Sunday, September 11, 2016

Suicide Prevention Plan

This week is National Suicide Prevention Week. I recently read an article in the Ensign about creating a "suicide prevention plan." I'd never heard of such a thing. I figured it was probably something for those who were already struggling with suicidal thoughts or who were already in a crisis. As I learned about the different steps involved in creating a plan however, I soon realized that in many ways, suicidal thoughts is like other crises: the time to make a plan to deal with it is before it happens! (I'd encourage everyone to read it, regardless of their religious preference or previous experience with depression or suicidal thoughts. The section about creating a plan starts halfway down the page:

I've never felt suicidal. And while I've struggled with anxiety and self-doubt on plenty of occasions, I don't think I've ever had clinical depression. So it's tempting to think this is something I don't really need to worry about. However, I've since learned from others that you just can't tell who will be affected. And like any emergency plan, you obviously hope to never have to use it. But when a crisis arises, you'll be glad you were prepared. On that note, I decided to follow the steps outlined in the article to create my own plan, which I've briefly outlined here. You can create your own by following this pattern and adapting it to fit your own needs. The idea is to start with step one and move on to each step in order if you still don't feel better:

  1. Recognize warning signs.
    • loss of interest in activities I usually enjoy
    • withdrawal from friends and family
    • melancholy and lack of motivation to do anything
  2. Try to comfort myself.
    • listen to calming, uplifting music
    • go for a walk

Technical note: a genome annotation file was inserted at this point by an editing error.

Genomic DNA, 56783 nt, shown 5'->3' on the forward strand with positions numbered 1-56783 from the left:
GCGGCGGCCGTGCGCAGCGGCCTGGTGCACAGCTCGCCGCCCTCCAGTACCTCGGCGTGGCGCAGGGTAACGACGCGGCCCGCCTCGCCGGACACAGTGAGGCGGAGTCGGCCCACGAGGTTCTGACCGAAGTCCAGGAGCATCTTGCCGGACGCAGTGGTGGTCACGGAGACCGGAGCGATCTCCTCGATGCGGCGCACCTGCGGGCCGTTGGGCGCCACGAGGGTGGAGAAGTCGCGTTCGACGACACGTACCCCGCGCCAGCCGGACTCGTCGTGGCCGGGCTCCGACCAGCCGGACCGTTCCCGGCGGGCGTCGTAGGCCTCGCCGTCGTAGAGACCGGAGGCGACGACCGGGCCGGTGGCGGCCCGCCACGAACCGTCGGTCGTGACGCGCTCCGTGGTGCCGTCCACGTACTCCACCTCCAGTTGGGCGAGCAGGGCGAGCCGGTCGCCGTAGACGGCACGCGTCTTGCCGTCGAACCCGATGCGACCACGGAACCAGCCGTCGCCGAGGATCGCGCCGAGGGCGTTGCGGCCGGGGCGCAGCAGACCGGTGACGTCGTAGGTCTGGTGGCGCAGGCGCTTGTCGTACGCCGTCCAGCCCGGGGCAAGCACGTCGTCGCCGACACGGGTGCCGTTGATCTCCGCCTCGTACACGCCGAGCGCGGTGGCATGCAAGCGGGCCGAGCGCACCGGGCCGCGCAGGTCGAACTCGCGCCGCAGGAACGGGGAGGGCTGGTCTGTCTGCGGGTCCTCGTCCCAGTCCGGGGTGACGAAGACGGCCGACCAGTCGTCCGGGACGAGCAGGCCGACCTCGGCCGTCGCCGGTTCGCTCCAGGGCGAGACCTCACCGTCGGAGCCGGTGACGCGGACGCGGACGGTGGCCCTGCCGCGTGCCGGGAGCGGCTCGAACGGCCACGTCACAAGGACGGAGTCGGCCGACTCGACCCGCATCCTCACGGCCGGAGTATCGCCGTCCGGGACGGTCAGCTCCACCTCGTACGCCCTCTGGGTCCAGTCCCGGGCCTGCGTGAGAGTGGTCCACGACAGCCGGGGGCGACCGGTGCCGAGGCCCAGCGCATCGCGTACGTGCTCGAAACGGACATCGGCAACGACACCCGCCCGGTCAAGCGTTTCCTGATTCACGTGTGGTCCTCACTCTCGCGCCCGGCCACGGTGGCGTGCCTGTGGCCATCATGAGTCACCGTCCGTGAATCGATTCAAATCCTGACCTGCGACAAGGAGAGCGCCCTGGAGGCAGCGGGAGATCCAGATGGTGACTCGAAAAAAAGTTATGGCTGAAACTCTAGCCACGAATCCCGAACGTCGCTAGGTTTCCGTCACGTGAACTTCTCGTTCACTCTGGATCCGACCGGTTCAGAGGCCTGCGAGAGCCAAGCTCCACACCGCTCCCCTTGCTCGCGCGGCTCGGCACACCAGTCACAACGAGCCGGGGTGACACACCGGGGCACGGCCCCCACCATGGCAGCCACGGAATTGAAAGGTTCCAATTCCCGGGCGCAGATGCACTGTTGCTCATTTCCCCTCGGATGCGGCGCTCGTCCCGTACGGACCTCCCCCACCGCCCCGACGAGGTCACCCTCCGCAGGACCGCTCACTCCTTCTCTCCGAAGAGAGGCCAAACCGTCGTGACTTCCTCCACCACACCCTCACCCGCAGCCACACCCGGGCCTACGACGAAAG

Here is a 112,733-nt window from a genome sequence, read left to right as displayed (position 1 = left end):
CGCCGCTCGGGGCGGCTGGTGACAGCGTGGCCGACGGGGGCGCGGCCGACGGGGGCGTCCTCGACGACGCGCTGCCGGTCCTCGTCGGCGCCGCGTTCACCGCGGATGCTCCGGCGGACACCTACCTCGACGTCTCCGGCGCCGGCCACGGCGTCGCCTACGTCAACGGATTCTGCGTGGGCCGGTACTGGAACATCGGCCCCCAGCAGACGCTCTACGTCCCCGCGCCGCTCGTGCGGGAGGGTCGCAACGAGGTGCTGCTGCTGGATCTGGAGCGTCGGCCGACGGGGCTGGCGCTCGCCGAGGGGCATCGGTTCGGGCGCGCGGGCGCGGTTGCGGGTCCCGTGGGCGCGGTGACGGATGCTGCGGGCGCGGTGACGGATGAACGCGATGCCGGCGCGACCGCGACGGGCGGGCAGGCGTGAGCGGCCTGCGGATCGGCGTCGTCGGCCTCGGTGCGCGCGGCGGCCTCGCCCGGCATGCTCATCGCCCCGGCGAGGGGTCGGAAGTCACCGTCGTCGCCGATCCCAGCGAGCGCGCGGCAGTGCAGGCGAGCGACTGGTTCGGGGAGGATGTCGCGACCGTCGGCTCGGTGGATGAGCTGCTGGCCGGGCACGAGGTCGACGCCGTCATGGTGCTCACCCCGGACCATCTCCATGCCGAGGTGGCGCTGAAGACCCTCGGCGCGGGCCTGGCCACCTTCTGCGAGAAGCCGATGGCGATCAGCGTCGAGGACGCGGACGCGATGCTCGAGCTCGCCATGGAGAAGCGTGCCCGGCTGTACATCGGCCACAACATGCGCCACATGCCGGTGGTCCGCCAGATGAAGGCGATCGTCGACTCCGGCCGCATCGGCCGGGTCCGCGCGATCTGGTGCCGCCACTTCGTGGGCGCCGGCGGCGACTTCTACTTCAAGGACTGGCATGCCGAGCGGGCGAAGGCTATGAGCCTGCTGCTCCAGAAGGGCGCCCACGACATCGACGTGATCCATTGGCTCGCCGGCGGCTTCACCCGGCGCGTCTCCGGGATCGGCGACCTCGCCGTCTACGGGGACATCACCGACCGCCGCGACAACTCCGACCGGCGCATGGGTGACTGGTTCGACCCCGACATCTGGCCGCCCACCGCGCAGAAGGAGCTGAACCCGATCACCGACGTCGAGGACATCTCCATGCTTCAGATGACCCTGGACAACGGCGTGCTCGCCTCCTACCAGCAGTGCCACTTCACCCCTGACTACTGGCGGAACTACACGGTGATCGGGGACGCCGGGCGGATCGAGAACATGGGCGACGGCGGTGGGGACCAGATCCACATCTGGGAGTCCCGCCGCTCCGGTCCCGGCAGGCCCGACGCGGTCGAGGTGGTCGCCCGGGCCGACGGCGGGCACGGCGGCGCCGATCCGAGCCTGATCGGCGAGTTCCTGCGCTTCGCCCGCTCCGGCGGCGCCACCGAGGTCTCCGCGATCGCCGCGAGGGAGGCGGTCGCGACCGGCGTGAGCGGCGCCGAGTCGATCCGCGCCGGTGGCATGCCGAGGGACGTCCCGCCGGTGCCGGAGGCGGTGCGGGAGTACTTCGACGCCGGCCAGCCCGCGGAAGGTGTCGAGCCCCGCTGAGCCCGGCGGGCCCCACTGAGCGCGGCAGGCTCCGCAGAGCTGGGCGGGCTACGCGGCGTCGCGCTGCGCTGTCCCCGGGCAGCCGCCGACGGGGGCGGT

• draw
    • play non-violent video games
    • watch videos that make me laugh
  3. Think about reasons for living.
    • my friends and family love and depend on me
    • personal projects I'm working on
    • goals I hope to accomplish in the future
  4. Reach out to others for help (include phone numbers).
    • family members
    • close friends
    • bishop
  5. Create a safe environment.
    • stay with someone supportive; don't be alone
    • ask for help removing potentially harmful items
    • go to a park, mall, movie theater, or other social environment
  6. Contact a professional.
    • US suicide hotline: 1-800-273-TALK (8255)
    • crisis text line: 741-741
  7. Get emergency help.
    • call 911
    • go to nearest hospital and ask for help
( lists the phone numbers for suicide hotlines in different countries around the world.)
Again, I hope to never have to use this plan. But I have already made a copy that is easily accessible on my phone if I should ever need it. I'd encourage everyone to do the same. Treat this the same way you would treat preparing for any emergency. Sit down with family or friends and talk about it. Don't wait. Make a plan now.

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